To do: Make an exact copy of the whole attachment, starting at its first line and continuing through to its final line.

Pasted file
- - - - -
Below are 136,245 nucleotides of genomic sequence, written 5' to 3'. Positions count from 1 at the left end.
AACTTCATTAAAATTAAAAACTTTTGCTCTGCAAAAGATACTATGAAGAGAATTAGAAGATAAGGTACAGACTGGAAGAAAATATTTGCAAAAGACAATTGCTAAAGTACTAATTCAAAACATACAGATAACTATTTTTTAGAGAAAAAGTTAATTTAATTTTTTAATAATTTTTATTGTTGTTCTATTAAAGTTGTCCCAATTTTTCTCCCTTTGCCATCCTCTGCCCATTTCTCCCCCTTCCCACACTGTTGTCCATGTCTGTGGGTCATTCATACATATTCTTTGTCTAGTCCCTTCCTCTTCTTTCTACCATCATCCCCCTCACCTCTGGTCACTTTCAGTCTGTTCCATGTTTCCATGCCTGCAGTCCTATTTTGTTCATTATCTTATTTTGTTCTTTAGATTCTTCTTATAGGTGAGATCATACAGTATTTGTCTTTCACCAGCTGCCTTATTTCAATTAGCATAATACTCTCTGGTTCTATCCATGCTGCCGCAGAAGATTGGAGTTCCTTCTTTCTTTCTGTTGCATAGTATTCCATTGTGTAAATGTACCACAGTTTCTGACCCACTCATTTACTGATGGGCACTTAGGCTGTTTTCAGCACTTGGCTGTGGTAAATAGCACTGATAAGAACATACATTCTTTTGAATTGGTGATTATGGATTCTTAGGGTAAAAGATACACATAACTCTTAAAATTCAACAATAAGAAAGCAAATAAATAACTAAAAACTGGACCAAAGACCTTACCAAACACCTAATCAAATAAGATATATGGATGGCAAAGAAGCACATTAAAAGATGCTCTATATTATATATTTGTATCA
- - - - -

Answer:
Below are 136,245 nucleotides of genomic sequence, written 5' to 3'. Positions count from 1 at the left end.
AACTTCATTAAAATTAAAAACTTTTGCTCTGCAAAAGATACTATGAAGAGAATTAGAAGATAAGGTACAGACTGGAAGAAAATATTTGCAAAAGACAATTGCTAAAGTACTAATTCAAAACATACAGATAACTATTTTTTAGAGAAAAAGTTAATTTAATTTTTTAATAATTTTTATTGTTGTTCTATTAAAGTTGTCCCAATTTTTCTCCCTTTGCCATCCTCTGCCCATTTCTCCCCCTTCCCACACTGTTGTCCATGTCTGTGGGTCATTCATACATATTCTTTGTCTAGTCCCTTCCTCTTCTTTCTACCATCATCCCCCTCACCTCTGGTCACTTTCAGTCTGTTCCATGTTTCCATGCCTGCAGTCCTATTTTGTTCATTATCTTATTTTGTTCTTTAGATTCTTCTTATAGGTGAGATCATACAGTATTTGTCTTTCACCAGCTGCCTTATTTCAATTAGCATAATACTCTCTGGTTCTATCCATGCTGCCGCAGAAGATTGGAGTTCCTTCTTTCTTTCTGTTGCATAGTATTCCATTGTGTAAATGTACCACAGTTTCTGACCCACTCATTTACTGATGGGCACTTAGGCTGTTTTCAGCACTTGGCTGTGGTAAATAGCACTGATAAGAACATACATTCTTTTGAATTGGTGATTATGGATTCTTAGGGTAAAAGATACACATAACTCTTAAAATTCAACAATAAGAAAGCAAATAAATAACTAAAAACTGGACCAAAGACCTTACCAAACACCTAATCAAATAAGATATATGGATGGCAAAGAAGCACATTAAAAGATGCTCTATATTATATATTTGTATCA